• Consider a personalized approach with consideration to location, size, histology (low-grade dysplasia vs HGD), timing (if recurrent) of lesion
      Follow-up of endoscopically invisible lesions
      • Referral to endoscopist with expertise for DCE using HD colonoscope
      • Referral to endoscopist with expertise for DCE using HD colonoscope
      • Referral to colorectal surgeon for colectomy if dysplasia is endoscopically invisible despite use of DCE, NBI, VCE, and HD colonoscope
      DCE, Dye-spray chromoendoscopy; ESD, endoscopic submucosal dissection; HD, high definition; HGD, high-grade dysplasia; IBD, inflammatory bowel disease; NBI, narrow-band imaging; PSC, primary sclerosing cholangitis; SCENIC, Surveillance for Colorectal Endoscopic Neoplasia Detection and Management in Inflammatory Bowel Disease Patients: International Consensus Recommendations; WLE, white-light endoscopy; SD, standard definition; VCE, virtual chromoendoscopy.
      The SCENIC guidelines were largely silent on pit pattern classifications because of the inconsistent application of these visual clues in the original chromoendoscopic literature. Gastroenterologists with access to HD technology have since used the enhanced view afforded by higher-resolution colonoscopes and DCE to devise a more refined visual definition of dysplasia. Dysplasia, when encountered, is now more commonly defined using the Paris classification, clarity of borders, presence or absence of depression and ulceration, and, more recently, a revival of the Kudo pit pattern to increase the sensitivity and specificity of visual identification.
      • Tanaka S.
      • Kaltenbach T.
      • Chayama K.
      • et al.
      High-magnification colonoscopy (with videos).
      ,
      • Kaltenbach T.R.
      • Soetikno R.M.
      • DeVivo R.
      • et al.
      Optimizing the quality of endoscopy in inflammatory bowel disease: focus on surveillance and management of colorectal dysplasia using interactive image- and video-based teaching.
      A 2017 study by Bisschops et al
      • Bisschops R.
      • Bessissow T.
      • Dekker E.
      • et al.
      Pit pattern analysis with high-definition chromoendoscopy and narrow-band imaging for optical diagnosis of dysplasia in patients with ulcerative colitis.
      demonstrated that in 27 patients (50 dysplastic lesions) with ulcerative colitis, differentiation of neoplastic versus non-neoplastic polyps was possible by using Kudo pit pattern alone. Images of the dysplastic lesions were reviewed by a group of 10 expert endoscopists, with moderate to high interobserver agreement. Additional visual refinements, such as those proposed by the Frankfurt Advanced Chromoendoscopic IBD Lesion Classification group,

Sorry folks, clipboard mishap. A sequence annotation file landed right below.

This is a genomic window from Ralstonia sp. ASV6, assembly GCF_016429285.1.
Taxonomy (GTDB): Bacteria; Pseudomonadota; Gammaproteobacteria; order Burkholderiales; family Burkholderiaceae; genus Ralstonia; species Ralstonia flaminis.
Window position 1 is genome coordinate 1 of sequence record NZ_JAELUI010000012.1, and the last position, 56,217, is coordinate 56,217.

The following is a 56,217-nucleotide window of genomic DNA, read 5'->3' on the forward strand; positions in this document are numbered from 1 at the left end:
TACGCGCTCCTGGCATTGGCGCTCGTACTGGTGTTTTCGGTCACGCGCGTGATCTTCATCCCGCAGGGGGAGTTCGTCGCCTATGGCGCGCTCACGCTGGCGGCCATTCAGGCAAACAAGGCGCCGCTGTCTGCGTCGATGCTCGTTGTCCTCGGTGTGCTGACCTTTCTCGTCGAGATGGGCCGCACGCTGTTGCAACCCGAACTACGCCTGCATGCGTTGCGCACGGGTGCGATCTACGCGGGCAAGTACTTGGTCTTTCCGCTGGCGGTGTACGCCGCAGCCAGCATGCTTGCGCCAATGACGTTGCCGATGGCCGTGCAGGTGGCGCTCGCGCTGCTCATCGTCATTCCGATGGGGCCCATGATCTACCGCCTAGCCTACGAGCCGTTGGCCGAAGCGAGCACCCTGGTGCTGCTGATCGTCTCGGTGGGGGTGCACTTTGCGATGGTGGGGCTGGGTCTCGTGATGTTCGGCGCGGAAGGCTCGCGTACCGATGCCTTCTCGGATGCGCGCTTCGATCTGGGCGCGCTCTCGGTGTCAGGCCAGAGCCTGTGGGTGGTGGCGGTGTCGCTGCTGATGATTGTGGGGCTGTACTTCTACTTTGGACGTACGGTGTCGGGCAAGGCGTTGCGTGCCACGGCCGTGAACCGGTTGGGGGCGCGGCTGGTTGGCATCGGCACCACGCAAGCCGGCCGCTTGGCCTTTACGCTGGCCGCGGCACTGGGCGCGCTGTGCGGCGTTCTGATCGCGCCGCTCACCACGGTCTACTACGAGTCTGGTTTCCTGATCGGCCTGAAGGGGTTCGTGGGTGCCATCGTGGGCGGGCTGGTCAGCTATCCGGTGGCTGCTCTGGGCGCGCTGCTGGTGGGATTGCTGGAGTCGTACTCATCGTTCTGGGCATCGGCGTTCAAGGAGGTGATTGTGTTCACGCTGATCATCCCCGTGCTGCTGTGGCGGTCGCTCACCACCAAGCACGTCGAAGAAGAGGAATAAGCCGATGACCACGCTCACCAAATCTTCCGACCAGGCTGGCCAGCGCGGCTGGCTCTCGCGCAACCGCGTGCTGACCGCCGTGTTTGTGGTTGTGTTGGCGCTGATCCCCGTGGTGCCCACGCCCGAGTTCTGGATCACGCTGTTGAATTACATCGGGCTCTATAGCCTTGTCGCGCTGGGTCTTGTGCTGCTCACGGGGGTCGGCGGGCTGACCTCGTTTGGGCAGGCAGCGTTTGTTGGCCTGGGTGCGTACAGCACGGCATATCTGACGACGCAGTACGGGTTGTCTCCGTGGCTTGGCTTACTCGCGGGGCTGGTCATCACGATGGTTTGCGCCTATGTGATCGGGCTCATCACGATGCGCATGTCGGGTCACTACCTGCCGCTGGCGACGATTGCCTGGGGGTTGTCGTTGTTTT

• Iacucci M.
      • McQuaid K.
      • Gui X.S.
      • et al.
      A multimodal (FACILE) classification for optical diagnosis of inflammatory bowel disease associated neoplasia.
      incorporate visual endoscopic descriptors including lesion morphology, surface and vascular architecture, borders, and the presence or absence of inflammation within a lesion. These more refined visual classifications have been embraced by both experts in IBD and advanced endoscopists, who are increasingly called in to manage dysplasia found in these patients.
      The unique visual challenge of dense pseudopolyposis in surveillance of patients was not directly addressed by the SCENIC guidelines. Refined classification methods using HD and DCE have sought to include the features of these polyps, but the challenge of surveying patients in whom dozens, or even hundreds, of pseudopolyps are found remains a daunting challenge with or without the use of DCE. Further, pseudopolyposis excluded many patients from the earlier DCE studies. Recent studies focusing on pseudopolyposis as an independent risk factor for colorectal neoplasia failed to demonstrate any enhanced risks of CRC among these patients.
      • Mahmoud R.
      • Shah S.C.
      • Ten Hove J.R.
      • et al.
      No association between pseudopolyps and colorectal neoplasia in patients with inflammatory bowel diseases.
      These data are reassuring and should hopefully reduce the likelihood that our patients will be referred for total colectomy merely for the transgression of having pseudopolyposis. The challenge of visually surveying these patients will continue to require patience and meticulousness on the part of the endoscopist.
      The refinement of the visual definition of dysplasia in IBD patients has greatly enhanced our view of the natural history of dysplasia in IBD. The emphasis has always been placed on avoidance of colectomy for these patients. However, the longer-term management of patients in whom low-grade dysplasia has been detected either serially or synchronously has not yet been fully addressed.

      Detection strategies: random biopsies, white light endoscopy, dye spray chromoendoscopy, or virtual chromoendoscopy?

      The SCENIC guidelines recommended the use of either DCE with targeted biopsy sampling or random biopsy sampling with HD-WLE (low quality of evidence).
      • Marion J.F.
      • Sands B.E.
      The SCENIC consensus statement on surveillance and management of dysplasia in inflammatory bowel disease: praise and words of caution.
      However, the low yield of random biopsy sampling has since been confirmed in multiple studies both in ulcerative colitis and Crohn's colitis over the last 17 years. Since the SCENIC guidelines, this has been reconfirmed except in extremely high-risk patients with longstanding colitis and primary sclerosing cholangitis (PSC). Random biopsy sampling of inactive or healed mucosa without other visual cues for dysplasia is unlikely to yield a pathologic diagnosis of dysplasia or impact clinical decision-making. Nonetheless, the question continues to be asked: Is random biopsy sampling useful for the detection of neoplasia in patients with IBD undergoing surveillance colonoscopy with HD scopes and DCE?